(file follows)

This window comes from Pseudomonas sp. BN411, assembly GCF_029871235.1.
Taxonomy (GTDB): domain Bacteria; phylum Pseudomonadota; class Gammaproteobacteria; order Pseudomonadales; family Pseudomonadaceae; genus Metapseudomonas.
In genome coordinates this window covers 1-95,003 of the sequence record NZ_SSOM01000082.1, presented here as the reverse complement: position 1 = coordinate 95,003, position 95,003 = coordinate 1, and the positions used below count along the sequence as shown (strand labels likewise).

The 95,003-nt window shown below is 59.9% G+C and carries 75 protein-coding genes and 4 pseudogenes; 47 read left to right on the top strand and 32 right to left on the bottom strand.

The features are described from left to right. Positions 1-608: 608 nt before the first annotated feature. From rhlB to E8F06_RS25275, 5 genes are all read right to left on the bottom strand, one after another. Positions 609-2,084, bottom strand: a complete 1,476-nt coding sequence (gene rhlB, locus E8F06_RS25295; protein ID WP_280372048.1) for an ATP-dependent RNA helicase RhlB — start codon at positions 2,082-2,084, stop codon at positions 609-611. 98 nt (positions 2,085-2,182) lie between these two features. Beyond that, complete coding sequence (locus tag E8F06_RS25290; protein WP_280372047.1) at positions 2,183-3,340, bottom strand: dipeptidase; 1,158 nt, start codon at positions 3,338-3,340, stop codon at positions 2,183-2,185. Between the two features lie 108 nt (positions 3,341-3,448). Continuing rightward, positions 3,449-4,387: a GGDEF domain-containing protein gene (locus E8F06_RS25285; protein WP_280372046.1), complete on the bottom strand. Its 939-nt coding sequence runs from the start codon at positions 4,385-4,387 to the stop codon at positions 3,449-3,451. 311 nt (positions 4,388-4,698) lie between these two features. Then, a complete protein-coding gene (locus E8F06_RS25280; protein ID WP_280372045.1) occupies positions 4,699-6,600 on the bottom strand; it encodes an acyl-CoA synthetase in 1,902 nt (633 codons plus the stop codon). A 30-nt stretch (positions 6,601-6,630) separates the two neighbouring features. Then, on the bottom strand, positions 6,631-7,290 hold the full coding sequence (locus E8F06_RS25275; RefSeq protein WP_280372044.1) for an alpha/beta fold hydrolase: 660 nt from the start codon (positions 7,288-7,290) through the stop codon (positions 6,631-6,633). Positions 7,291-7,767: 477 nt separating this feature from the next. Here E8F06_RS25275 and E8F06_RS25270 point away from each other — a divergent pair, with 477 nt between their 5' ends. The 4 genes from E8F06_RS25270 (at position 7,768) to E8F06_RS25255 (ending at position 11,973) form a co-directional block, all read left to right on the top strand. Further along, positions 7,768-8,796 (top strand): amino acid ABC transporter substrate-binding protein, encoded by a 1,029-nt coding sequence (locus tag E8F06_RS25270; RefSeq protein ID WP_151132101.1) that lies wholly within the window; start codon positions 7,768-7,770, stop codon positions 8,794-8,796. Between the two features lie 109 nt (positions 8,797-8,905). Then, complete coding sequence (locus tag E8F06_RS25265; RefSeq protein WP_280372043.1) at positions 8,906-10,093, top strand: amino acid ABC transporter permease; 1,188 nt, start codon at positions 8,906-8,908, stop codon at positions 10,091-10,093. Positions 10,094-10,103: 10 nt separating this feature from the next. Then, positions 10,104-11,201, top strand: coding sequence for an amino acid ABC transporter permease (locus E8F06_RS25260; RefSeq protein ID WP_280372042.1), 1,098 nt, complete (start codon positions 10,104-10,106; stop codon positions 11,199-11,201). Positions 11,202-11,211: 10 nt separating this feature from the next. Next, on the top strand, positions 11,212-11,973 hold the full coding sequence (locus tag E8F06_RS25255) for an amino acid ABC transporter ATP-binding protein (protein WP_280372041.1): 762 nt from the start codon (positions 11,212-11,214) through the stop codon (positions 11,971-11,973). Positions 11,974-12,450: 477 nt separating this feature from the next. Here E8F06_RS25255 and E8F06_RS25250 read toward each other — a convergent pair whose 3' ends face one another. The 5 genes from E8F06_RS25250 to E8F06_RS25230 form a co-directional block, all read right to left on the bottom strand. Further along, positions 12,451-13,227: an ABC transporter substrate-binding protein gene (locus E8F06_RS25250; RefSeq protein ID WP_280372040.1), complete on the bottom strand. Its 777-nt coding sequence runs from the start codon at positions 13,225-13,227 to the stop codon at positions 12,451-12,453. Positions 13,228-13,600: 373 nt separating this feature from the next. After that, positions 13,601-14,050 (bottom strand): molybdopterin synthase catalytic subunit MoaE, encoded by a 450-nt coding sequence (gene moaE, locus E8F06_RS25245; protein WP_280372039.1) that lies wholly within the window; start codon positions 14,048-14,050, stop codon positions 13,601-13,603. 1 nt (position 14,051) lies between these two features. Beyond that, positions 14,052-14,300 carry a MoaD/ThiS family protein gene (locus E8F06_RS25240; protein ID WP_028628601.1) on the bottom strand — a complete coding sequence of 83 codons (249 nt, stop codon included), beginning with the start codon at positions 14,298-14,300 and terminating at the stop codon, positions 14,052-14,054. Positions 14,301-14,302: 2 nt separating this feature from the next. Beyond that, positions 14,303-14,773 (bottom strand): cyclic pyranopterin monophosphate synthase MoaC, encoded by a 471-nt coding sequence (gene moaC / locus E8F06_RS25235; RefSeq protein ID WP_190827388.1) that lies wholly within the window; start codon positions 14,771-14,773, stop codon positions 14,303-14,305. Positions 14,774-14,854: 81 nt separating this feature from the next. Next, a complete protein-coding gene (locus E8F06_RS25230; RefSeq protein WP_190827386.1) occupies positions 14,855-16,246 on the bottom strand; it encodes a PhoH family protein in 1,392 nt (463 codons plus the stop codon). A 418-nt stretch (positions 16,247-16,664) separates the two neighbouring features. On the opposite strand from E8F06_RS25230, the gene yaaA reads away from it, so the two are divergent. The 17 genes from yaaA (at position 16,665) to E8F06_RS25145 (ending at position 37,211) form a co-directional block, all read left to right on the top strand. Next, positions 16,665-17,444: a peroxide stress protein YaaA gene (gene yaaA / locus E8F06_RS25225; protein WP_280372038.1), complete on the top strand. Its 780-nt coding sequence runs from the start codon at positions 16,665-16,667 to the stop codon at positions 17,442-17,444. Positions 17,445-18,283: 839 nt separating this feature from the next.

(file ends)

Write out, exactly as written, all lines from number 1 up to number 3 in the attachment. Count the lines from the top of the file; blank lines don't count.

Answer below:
This window comes from Pseudomonas sp. BN411, assembly GCF_029871235.1.
Taxonomy (GTDB): domain Bacteria; phylum Pseudomonadota; class Gammaproteobacteria; order Pseudomonadales; family Pseudomonadaceae; genus Metapseudomonas.
In genome coordinates this window covers 1-95,003 of the sequence record NZ_SSOM01000082.1, presented here as the reverse complement: position 1 = coordinate 95,003, position 95,003 = coordinate 1, and the positions used below count along the sequence as shown (strand labels likewise).